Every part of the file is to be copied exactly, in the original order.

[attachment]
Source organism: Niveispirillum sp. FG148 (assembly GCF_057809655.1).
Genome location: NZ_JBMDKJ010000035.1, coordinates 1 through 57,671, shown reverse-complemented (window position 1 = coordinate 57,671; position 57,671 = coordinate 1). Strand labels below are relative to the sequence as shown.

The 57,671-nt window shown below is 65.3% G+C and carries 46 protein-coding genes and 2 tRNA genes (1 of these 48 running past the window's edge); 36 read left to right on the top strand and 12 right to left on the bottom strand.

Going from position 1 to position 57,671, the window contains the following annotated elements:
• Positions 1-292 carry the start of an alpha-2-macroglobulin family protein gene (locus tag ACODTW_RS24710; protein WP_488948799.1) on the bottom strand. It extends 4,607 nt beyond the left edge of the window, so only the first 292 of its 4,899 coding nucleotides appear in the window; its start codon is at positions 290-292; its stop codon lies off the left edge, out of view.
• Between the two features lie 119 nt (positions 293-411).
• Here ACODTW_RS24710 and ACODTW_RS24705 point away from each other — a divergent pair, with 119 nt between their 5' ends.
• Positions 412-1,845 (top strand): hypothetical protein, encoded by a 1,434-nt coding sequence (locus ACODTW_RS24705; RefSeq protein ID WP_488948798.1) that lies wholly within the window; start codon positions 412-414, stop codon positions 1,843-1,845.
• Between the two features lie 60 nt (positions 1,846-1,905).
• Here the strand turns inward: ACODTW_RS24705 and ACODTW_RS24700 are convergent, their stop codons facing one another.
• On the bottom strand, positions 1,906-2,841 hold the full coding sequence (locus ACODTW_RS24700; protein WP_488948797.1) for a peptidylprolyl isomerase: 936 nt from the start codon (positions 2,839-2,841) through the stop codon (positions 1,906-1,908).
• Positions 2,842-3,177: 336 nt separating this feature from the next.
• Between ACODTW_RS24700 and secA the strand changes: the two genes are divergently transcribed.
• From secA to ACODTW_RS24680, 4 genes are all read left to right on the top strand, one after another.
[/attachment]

Source organism: Niveispirillum sp. FG148 (assembly GCF_057809655.1).
Genome location: NZ_JBMDKJ010000035.1, coordinates 1 through 57,671, shown reverse-complemented (window position 1 = coordinate 57,671; position 57,671 = coordinate 1). Strand labels below are relative to the sequence as shown.

The 57,671-nt window shown below is 65.3% G+C and carries 46 protein-coding genes and 2 tRNA genes (1 of these 48 running past the window's edge); 36 read left to right on the top strand and 12 right to left on the bottom strand.

Going from position 1 to position 57,671, the window contains the following annotated elements:
• Positions 1-292 carry the start of an alpha-2-macroglobulin family protein gene (locus tag ACODTW_RS24710; protein WP_488948799.1) on the bottom strand. It extends 4,607 nt beyond the left edge of the window, so only the first 292 of its 4,899 coding nucleotides appear in the window; its start codon is at positions 290-292; its stop codon lies off the left edge, out of view.
• Between the two features lie 119 nt (positions 293-411).
• Here ACODTW_RS24710 and ACODTW_RS24705 point away from each other — a divergent pair, with 119 nt between their 5' ends.
• Positions 412-1,845 (top strand): hypothetical protein, encoded by a 1,434-nt coding sequence (locus ACODTW_RS24705; RefSeq protein ID WP_488948798.1) that lies wholly within the window; start codon positions 412-414, stop codon positions 1,843-1,845.
• Between the two features lie 60 nt (positions 1,846-1,905).
• Here the strand turns inward: ACODTW_RS24705 and ACODTW_RS24700 are convergent, their stop codons facing one another.
• On the bottom strand, positions 1,906-2,841 hold the full coding sequence (locus ACODTW_RS24700; protein WP_488948797.1) for a peptidylprolyl isomerase: 936 nt from the start codon (positions 2,839-2,841) through the stop codon (positions 1,906-1,908).
• Positions 2,842-3,177: 336 nt separating this feature from the next.
• Between ACODTW_RS24700 and secA the strand changes: the two genes are divergently transcribed.
• From secA to ACODTW_RS24680, 4 genes are all read left to right on the top strand, one after another.